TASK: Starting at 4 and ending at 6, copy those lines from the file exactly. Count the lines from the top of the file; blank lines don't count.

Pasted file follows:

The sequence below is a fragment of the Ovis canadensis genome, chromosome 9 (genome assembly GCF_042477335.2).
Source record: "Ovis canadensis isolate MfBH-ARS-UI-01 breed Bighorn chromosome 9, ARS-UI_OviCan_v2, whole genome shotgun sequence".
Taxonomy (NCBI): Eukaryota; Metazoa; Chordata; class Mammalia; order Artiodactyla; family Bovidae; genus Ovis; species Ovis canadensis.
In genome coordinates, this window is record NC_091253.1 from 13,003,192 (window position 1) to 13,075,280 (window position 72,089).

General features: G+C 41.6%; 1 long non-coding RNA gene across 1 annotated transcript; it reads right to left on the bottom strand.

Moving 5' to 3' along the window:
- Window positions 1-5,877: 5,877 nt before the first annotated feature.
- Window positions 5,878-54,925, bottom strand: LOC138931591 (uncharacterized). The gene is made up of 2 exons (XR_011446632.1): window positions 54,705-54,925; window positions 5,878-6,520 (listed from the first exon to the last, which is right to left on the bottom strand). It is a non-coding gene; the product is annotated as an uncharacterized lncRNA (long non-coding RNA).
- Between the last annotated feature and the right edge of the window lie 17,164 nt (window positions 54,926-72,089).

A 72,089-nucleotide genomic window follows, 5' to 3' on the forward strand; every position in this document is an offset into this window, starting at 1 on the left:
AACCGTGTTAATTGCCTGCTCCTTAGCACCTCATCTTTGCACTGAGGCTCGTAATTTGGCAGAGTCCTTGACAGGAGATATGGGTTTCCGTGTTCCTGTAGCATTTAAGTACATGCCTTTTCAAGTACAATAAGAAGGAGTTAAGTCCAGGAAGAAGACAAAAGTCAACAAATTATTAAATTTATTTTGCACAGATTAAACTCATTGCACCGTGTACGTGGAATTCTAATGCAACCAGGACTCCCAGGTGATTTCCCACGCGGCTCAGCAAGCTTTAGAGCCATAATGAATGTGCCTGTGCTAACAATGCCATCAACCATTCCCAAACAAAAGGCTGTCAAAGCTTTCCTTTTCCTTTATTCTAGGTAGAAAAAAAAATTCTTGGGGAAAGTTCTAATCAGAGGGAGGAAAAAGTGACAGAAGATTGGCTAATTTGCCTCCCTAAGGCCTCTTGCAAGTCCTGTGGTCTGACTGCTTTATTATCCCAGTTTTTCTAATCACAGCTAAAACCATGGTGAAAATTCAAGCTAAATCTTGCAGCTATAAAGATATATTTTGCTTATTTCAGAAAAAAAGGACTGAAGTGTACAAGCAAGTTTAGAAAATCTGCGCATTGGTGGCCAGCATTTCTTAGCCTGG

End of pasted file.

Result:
In genome coordinates, this window is record NC_091253.1 from 13,003,192 (window position 1) to 13,075,280 (window position 72,089).

General features: G+C 41.6%; 1 long non-coding RNA gene across 1 annotated transcript; it reads right to left on the bottom strand.

Moving 5' to 3' along the window: